2024 FRIB Visiting Scholar Program for Experimental Science names award winners

05 April 2024

Yassid Ayyad from the University of Santiago de Compostela in Spain and Erich Leistenschneider from Lawrence Berkeley National Laboratory (Berkeley Lab) are the award recipients for the 2024 Facility for Rare Isotope Beams (FRIB) Visiting Scholar Program for Experimental Science

They received their awards for their outstanding record and potential impact on the FRIB science program.

In addition, Ivis F. Chaple Gore from the University of Tennessee, Knoxville received a travel stipend to support her radiochemistry collaboration at FRIB.

FRIB initiated the FRIB Visiting Scholar Program for Experimental Science in 2016. The goal of the program is to encourage and help junior researchers to establish a research program at FRIB. The award supports short-term stays at FRIB for junior/non-tenured faculty or staff members and includes a stipend of $5,000 to support travel to FRIB and for establishment of a research program at FRIB.

Yassid Ayyad

Ayyad’s current research investigates the structure of exotic nuclei using the SOLenoid spectrometer Apparatus for ReactIon Studies (SOLARIS). Ayyad plans to develop an active target for rare and hazardous gases such as tritium or helium-3 and work on an optical active target time projection chamber in collaboration with FRIB.

“The technology we develop to investigate the nature of nuclear matter has many different societal applications in diverse fields,” Ayyad said. “For example, our present knowledge on how protons and neutrons interact and rearrange may have a strong impact on quantum communications, a field that is living its second revolution.”

Ayyad said FRIB offers an ideal and unique environment to develop and realize ideas that may initially seem complex.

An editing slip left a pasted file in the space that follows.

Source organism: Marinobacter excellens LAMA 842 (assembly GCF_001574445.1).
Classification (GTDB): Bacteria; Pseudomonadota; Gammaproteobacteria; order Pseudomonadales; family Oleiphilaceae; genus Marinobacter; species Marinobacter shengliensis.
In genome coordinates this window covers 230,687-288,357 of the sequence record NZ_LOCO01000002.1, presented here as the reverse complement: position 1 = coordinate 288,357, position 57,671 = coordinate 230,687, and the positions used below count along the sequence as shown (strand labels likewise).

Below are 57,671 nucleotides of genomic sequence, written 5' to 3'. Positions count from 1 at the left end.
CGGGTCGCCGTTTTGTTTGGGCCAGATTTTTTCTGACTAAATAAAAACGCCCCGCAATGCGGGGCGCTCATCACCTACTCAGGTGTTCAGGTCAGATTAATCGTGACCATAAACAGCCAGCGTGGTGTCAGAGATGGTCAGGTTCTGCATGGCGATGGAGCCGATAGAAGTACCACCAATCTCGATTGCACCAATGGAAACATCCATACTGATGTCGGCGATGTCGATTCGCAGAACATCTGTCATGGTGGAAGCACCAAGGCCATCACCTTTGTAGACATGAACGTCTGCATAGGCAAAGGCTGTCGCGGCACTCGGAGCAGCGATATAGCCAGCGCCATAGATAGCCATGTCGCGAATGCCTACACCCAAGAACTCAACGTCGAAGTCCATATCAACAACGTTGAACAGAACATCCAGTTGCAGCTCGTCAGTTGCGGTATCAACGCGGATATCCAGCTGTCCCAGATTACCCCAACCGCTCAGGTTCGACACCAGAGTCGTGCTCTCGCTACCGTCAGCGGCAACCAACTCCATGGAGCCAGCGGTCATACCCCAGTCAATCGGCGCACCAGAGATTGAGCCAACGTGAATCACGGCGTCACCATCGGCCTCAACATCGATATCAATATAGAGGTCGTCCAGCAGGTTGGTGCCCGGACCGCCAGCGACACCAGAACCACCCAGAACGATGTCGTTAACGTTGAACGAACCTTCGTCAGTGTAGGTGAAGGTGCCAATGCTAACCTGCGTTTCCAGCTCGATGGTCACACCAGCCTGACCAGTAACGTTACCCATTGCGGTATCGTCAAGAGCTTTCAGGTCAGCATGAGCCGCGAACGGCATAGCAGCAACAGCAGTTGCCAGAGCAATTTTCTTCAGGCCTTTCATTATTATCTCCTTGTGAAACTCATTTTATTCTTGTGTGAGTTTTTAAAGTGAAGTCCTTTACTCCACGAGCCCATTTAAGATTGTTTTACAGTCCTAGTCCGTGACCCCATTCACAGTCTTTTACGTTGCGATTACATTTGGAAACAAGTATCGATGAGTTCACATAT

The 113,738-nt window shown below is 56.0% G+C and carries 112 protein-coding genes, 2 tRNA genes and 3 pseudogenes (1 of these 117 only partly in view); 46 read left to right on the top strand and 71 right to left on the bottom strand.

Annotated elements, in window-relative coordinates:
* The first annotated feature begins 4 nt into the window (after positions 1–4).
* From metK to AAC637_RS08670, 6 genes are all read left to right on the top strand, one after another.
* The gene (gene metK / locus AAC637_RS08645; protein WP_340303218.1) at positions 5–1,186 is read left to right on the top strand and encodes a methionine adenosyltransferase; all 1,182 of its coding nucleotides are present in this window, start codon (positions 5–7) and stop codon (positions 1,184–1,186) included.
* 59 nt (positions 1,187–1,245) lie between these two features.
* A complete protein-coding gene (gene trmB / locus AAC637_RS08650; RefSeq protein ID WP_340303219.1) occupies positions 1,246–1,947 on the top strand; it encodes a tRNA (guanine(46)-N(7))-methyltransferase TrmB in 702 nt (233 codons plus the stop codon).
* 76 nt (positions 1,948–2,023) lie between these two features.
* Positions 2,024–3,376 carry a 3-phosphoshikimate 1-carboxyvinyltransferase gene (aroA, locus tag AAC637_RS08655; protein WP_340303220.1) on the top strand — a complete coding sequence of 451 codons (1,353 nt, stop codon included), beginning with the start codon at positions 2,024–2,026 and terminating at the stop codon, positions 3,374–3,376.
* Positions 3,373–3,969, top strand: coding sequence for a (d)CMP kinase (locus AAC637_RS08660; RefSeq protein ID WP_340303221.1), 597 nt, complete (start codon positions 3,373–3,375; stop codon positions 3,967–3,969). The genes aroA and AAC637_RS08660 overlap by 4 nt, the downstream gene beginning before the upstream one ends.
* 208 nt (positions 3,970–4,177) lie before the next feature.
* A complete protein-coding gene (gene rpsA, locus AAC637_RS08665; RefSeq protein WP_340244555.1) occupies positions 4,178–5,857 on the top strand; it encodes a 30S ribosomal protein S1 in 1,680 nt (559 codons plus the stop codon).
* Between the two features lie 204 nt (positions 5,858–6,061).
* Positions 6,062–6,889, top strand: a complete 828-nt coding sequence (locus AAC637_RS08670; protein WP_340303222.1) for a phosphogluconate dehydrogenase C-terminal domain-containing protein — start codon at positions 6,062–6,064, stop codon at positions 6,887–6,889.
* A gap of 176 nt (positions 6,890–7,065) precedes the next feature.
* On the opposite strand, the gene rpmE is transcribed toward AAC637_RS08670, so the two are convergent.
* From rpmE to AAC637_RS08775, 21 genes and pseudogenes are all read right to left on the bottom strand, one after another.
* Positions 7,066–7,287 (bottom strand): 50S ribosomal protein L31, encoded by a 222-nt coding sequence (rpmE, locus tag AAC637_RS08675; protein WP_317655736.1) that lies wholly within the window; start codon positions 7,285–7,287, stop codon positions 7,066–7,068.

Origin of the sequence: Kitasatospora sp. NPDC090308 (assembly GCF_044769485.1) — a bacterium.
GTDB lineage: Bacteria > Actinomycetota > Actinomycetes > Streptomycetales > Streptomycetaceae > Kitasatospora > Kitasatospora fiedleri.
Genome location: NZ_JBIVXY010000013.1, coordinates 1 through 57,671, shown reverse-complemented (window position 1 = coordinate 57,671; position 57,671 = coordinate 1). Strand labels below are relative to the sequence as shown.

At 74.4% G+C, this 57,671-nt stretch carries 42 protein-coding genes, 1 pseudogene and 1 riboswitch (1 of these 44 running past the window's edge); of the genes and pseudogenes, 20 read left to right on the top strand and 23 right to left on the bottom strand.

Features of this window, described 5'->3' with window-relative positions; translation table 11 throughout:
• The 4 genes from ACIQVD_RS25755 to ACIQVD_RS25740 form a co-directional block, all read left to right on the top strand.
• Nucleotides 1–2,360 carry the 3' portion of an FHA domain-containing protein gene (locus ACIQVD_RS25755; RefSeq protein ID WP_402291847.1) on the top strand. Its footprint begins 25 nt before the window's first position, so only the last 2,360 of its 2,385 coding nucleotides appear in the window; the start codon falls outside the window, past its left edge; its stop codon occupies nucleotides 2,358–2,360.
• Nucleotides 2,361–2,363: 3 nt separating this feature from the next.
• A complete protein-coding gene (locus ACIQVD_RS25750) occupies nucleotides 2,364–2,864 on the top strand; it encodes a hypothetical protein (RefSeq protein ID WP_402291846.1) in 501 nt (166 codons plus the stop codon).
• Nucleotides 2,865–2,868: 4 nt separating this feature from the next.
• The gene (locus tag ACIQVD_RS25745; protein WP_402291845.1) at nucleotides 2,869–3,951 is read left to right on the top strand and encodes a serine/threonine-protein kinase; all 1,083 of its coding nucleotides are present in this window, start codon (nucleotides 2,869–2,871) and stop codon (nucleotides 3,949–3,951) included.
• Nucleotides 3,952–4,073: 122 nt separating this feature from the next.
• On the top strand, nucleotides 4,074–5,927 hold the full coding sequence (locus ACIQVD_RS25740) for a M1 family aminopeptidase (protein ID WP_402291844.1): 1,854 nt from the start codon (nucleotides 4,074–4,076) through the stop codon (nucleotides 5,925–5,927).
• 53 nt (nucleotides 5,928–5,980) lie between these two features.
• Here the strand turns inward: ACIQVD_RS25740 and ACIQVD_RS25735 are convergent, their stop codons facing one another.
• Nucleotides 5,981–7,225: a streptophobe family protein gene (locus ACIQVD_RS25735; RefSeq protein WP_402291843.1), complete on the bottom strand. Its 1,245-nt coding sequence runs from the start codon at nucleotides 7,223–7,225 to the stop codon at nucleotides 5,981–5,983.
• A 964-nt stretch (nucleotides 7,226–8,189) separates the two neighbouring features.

“FRIB will play a pivotal role providing the most exotic nuclei that we can produce in a laboratory,” Ayyad said. “One of the main goals is to bolster SOLARIS capabilities to conduct experiments only achievable at FRIB thanks to the collaboration with the FRIB detector laboratory, which provides essential expertise and tools.”

Ayyad received a PhD in nuclear physics from the University of Santiago de Compostela and is currently a Ramon Y Cajal fellow at the Galician Institute of High Energy Physics (IGFAE) in Spain. He was a detector systems physicist at FRIB before joining IGFAE.

Erich Leistenschneider

Leistenschneider’s current research focuses on precision spectroscopy of trapped radioactive ions. While at FRIB, Leistenschneider plans to establish a novel experimental program on radioactive decay spectroscopy of bare or nearly bare nuclei that will allow scientists to manipulate or block the behaviors of radioactive decay modes such as electron capture or internal conversion, enabling a wide range of investigations in subatomic physics. 

Leistenschneider, who is currently collaborating with FRIB researchers to build a next-generation, high-resolution mass spectrometer, believes FRIB will play a pivotal role in better understanding nuclear matter in the coming years.

“We hope that FRIB will enable us to probe extremely rare nuclear systems with unprecedented detail—in one way, by producing a few samples of nuclei that are so exotic that are still unthinkable nowadays; in another way—where my research in particular will be highly benefited—by providing a large number of samples of nuclei that we can only get a handful from today's facilities,” Leistenschneider said.

Leistenschneider received a PhD in physics from the University of British Columbia in Canada and is currently a staff scientist at Lawrence Berkeley National Laboratory. Previously, he was a research associate with the Low Energy Beam and Ion Trap (LEBIT) Collaboration at FRIB. After working at FRIB, he had a postdoctoral appointment at CERN

Michigan State University (MSU) operates the Facility for Rare Isotope Beams (FRIB) as a user facility for the U.S. Department of Energy Office of Science (DOE-SC), supporting the mission of the DOE-SC Office of Nuclear Physics. User facility operation is supported by the DOE-SC Office of Nuclear Physics as one of 28 DOE-SC user facilities.

The U.S. Department of Energy Office of Science is the single largest supporter of basic research in the physical sciences in the United States and is working to address some of today’s most pressing challenges. For more information, visit energy.gov/science.